How to Bead Weave a Strip of 2-Hole Brick Beads

SKU VID-0552
Designer: Megan Milliken
In this video, you will learn how to bead weave CzechMates 2-Hole Brick Beads into a strip using a combination of ladder and peyote stitches.
Audio Transcript
Note: This audio transcript is auto-generated and may not be completely accurate.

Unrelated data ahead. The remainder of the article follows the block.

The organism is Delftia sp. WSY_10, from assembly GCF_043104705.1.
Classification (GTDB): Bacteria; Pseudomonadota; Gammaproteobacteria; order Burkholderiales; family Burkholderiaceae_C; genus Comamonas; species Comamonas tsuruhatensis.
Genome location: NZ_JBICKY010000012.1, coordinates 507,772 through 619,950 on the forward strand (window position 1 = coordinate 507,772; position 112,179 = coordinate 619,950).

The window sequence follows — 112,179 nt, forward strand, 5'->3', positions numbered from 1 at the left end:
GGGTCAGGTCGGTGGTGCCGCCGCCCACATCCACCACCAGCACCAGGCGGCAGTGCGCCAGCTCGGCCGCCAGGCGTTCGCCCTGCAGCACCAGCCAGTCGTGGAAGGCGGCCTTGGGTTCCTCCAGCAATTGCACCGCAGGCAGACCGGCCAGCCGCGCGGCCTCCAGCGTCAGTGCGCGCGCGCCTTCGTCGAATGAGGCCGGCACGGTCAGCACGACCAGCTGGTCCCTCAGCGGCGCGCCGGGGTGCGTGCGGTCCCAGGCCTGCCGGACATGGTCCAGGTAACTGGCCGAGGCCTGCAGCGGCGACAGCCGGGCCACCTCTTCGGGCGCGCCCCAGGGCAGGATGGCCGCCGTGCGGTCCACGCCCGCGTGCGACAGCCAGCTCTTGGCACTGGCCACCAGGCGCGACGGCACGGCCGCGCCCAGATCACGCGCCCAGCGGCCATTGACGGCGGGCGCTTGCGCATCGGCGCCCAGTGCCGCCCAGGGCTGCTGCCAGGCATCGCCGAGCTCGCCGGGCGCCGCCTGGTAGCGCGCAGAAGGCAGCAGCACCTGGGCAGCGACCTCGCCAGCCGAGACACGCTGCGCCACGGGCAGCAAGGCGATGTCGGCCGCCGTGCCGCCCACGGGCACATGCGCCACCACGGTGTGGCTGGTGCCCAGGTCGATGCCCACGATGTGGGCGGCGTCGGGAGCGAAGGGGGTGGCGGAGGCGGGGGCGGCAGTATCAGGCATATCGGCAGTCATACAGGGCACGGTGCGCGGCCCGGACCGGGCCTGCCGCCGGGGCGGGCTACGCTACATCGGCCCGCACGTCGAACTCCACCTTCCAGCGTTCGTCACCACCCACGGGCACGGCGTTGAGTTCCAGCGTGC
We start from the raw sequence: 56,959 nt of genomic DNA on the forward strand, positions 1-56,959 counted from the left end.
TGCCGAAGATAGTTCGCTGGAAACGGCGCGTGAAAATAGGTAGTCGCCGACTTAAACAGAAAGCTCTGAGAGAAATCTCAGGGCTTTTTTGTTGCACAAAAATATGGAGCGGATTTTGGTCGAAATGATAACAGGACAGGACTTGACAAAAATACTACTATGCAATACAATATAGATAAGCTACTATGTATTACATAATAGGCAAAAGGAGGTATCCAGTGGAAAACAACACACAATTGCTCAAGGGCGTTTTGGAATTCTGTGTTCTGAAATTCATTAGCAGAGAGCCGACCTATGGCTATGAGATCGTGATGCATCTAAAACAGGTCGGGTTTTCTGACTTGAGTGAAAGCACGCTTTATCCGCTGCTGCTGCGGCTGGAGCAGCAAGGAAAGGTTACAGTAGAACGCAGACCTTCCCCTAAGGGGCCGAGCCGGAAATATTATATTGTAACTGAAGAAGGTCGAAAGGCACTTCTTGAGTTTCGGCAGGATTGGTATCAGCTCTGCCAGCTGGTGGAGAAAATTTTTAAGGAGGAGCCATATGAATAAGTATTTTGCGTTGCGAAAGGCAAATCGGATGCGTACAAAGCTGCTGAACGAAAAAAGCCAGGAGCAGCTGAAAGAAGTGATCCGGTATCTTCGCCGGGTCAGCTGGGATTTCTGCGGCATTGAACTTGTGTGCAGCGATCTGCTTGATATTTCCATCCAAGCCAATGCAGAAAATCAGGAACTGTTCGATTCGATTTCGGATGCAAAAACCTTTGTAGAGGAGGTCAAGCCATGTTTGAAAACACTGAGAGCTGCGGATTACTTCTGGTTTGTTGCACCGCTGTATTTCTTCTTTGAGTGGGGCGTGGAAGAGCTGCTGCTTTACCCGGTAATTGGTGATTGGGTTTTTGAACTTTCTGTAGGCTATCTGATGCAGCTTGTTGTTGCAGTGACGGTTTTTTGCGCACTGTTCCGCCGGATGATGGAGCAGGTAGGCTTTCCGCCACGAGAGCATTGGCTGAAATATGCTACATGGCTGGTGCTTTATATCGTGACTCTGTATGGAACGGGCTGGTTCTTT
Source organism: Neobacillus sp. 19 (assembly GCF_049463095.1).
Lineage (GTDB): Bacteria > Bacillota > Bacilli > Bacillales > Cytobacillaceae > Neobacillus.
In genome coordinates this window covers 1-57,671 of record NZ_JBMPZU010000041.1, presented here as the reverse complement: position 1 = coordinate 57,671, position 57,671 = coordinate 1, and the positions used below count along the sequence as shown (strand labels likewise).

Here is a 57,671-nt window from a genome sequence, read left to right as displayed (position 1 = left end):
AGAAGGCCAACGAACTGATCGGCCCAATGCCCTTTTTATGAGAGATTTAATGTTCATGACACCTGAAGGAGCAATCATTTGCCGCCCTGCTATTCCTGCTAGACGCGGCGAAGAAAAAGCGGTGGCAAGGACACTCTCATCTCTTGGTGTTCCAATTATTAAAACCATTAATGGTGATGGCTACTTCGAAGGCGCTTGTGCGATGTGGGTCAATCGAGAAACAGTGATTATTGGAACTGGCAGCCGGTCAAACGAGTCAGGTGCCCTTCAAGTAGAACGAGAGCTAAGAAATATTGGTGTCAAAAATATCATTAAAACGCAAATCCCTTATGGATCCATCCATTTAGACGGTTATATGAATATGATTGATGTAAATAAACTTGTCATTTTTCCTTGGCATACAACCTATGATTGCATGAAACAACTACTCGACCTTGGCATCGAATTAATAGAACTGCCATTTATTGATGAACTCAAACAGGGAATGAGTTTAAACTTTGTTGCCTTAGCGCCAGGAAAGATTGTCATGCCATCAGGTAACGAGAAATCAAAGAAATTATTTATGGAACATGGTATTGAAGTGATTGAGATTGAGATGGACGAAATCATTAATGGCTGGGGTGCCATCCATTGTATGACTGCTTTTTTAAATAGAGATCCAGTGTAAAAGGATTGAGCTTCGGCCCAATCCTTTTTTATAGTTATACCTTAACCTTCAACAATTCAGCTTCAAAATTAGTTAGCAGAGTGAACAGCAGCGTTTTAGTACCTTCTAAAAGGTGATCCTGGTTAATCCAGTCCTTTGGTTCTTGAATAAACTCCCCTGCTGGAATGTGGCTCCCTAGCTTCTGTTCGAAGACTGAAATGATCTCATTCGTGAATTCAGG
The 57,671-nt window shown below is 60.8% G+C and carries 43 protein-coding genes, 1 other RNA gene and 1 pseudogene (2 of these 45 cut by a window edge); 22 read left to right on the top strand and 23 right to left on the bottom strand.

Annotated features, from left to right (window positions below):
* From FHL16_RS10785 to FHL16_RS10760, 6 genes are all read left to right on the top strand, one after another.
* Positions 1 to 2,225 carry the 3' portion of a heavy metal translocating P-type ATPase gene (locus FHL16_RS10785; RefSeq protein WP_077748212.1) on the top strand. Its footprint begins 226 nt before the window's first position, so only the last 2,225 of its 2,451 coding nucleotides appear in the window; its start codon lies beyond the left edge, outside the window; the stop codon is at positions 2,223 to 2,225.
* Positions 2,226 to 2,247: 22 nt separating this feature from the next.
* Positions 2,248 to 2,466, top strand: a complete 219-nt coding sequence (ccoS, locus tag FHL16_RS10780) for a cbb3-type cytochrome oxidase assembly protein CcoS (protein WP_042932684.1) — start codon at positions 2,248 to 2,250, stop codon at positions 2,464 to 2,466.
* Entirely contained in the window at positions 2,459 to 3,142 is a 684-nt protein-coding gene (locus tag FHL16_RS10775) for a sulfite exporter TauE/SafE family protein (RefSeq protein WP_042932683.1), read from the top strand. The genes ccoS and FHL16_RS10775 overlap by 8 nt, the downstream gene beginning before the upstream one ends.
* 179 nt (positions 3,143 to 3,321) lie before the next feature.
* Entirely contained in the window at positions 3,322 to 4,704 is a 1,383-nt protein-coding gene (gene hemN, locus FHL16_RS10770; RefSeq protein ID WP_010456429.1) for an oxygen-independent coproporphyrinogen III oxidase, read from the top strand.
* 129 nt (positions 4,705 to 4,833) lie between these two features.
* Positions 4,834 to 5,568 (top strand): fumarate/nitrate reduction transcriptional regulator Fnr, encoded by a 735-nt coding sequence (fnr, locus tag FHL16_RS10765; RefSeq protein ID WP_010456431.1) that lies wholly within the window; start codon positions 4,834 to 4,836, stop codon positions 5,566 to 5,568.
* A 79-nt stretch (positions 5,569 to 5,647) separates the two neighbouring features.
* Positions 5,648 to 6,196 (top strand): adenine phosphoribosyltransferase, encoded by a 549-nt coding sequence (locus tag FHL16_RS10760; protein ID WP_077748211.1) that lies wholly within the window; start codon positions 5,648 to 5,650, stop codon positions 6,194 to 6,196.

Hi this is Megan with Beadaholique.com today I'm going to show you how to weave the CzechMates™ two hole brick beads into a brick pattern which is good to know how to do since their brick beads and this makes them look like cute little bricks and this stitch is kinda a cross between a latter stitch and a peyote stitch and its actually also the same stitch that I used on this bracelet with the CzechMates™ Two-Hole triangle Beads. So if you're going to be weaving two hole beads together it's a really good way to just do a nice standard stitch to cover something with and both of these I've just used pieces to cover these really great Nunn Design channel bangles so I'm going to show you the basic technique and if you do know how to do a ladder stitch and peyote stitch it'll be very familiar. I'm using a darker thread here so that you can see my thread and I'm just going to do a small piece. Once you've get how it goes it'll be very easy to figure out the rest so I'm going to do a piece that's three beads wide you can do also with this one I did this is four beads wide so it can be even or odd and it still works the same because the two holes help you out with turning so I'm doing three beads wide. I'm going to go ahead and string three beads onto my thread, you going to you flip your beads around so that you have them alternating which side of your thread they're going to and if he had more you just keep alternating and you just want your top bead to be facing in the direction that you're going to work you can definitely use a bead stopper or use a stopper bead so then you're going to go back down through your top bead into that second hole and then you have this little space here you're going to pick up another brick bead and continue through the second hole in the next bead and if you have more than three you continue all the way down picking up a new brick bead in between the ones you already have and now we want to just like in ladder stitch you want to reinforce your stitches to make them lay nice and flat. Go right back up through your original holes all the way through the three beads that you have there and then in order to move forward we need to go back down through the other side again again you're just gonna go through following the thread path Now we're going to go ahead and move on and you just wanna fill in wherever you have an indent right now I need to pick up another brick bead then go through the one I have that's sticking out there and then I need to fill the space and pick up one more and to connect this to the last row going to go back down through make that a complete loop and then right back up through the thread path you'll do a lot of looping around but it makes it really even and sturdy. It's just like in ladder stitch when you have to loop all the way back around a lot of the time and then we're going to go on to the next stitch. So go down through the other hole in your brick we need to fill this spot. You're gonna pick up a new brick bead and then continue back through the next hole and at this point we're just repeating what we did in the last section so back up and back down through the other hole then were going to now add a brick at the beginning and a brick at the end. So pick up one go through that second hole pick up one and then you're going to go back over, go down and then back up through and it is possible to adjust your spacing if you pull these nice and tight you will get less of a gap between your bricks, if you want them a little bit looser you can show more between them. Depending on the tension that you use will determine whether or not you have any space between the brick beads I'll do a couple more and I do find it helps to keep your bricks facing the way that they're going to, in the direction that they're going to as soon as you string them it helps to keep track of where you are to bring them all the way down and put them facing the way they're going to go instead of flipped around and one way to know that you've looped all of them the right way is you shouldn't have any gaps in your thread bridges, you should have thread bridges between every pair of holes and between every pair of beads on both sides to know that you've reinforced it enough to make it really nice and sturdy and it also will help keep it straight and even. Keep it from curving off to one side one other thing I want to mention is that just like in peyote stitch this can be zipped together and that is what I did with it in here. I don't have a visible seem. I just zipped the ends together and as long as you do you end it so that they fit together instead of butting up. You want to end it so that where you have a bead that sticks out on one side you have an indentation on the other side and you just go through and don't forget to still loop back around to reinforce your stitches when you do that just like if you are adding a new bead finish up by attaching the outer beads so that's how you stitch these little brick shaped beads into brick pattern and if you're going to do a different two hole bead shape you can do just same thing. I can actually slide this off here and show you the bottom you can see it still looks like bricks you just need to be aware with the triangle beads and these other shaped to hole beads, that you're going into the right hole of the bead because it does have a top side and a bottom side whereas the bricks are symmetrical on the top and the bottom and if you need to learn how to tie off and add new thread we do have a video on how to do that. You could watch that to learn. Go to www.beadaholique.com to purchase beading supplies and to get design ideas!